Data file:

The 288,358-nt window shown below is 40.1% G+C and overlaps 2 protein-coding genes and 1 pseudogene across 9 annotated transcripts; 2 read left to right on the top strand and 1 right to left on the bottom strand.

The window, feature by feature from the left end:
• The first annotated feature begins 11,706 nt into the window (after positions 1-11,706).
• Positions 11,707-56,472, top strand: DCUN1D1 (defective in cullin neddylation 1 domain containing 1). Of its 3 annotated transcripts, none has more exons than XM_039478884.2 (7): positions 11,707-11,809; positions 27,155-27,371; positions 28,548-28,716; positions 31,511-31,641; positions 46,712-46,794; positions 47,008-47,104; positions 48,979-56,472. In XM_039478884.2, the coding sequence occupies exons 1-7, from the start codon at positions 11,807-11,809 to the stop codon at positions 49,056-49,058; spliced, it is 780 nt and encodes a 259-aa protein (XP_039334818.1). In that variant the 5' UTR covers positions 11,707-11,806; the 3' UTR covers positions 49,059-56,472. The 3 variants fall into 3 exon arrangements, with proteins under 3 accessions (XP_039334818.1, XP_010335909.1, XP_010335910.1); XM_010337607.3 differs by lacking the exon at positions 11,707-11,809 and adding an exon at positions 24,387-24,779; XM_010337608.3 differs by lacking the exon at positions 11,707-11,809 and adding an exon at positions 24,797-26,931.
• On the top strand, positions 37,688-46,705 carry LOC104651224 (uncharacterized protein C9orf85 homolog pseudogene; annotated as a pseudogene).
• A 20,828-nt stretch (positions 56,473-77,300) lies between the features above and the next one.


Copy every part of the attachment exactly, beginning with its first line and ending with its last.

The 288,358-nt window shown below is 40.1% G+C and overlaps 2 protein-coding genes and 1 pseudogene across 9 annotated transcripts; 2 read left to right on the top strand and 1 right to left on the bottom strand.

The window, feature by feature from the left end:
• The first annotated feature begins 11,706 nt into the window (after positions 1-11,706).
• Positions 11,707-56,472, top strand: DCUN1D1 (defective in cullin neddylation 1 domain containing 1). Of its 3 annotated transcripts, none has more exons than XM_039478884.2 (7): positions 11,707-11,809; positions 27,155-27,371; positions 28,548-28,716; positions 31,511-31,641; positions 46,712-46,794; positions 47,008-47,104; positions 48,979-56,472. In XM_039478884.2, the coding sequence occupies exons 1-7, from the start codon at positions 11,807-11,809 to the stop codon at positions 49,056-49,058; spliced, it is 780 nt and encodes a 259-aa protein (XP_039334818.1). In that variant the 5' UTR covers positions 11,707-11,806; the 3' UTR covers positions 49,059-56,472. The 3 variants fall into 3 exon arrangements, with proteins under 3 accessions (XP_039334818.1, XP_010335909.1, XP_010335910.1); XM_010337607.3 differs by lacking the exon at positions 11,707-11,809 and adding an exon at positions 24,387-24,779; XM_010337608.3 differs by lacking the exon at positions 11,707-11,809 and adding an exon at positions 24,797-26,931.
• On the top strand, positions 37,688-46,705 carry LOC104651224 (uncharacterized protein C9orf85 homolog pseudogene; annotated as a pseudogene).
• A 20,828-nt stretch (positions 56,473-77,300) lies between the features above and the next one.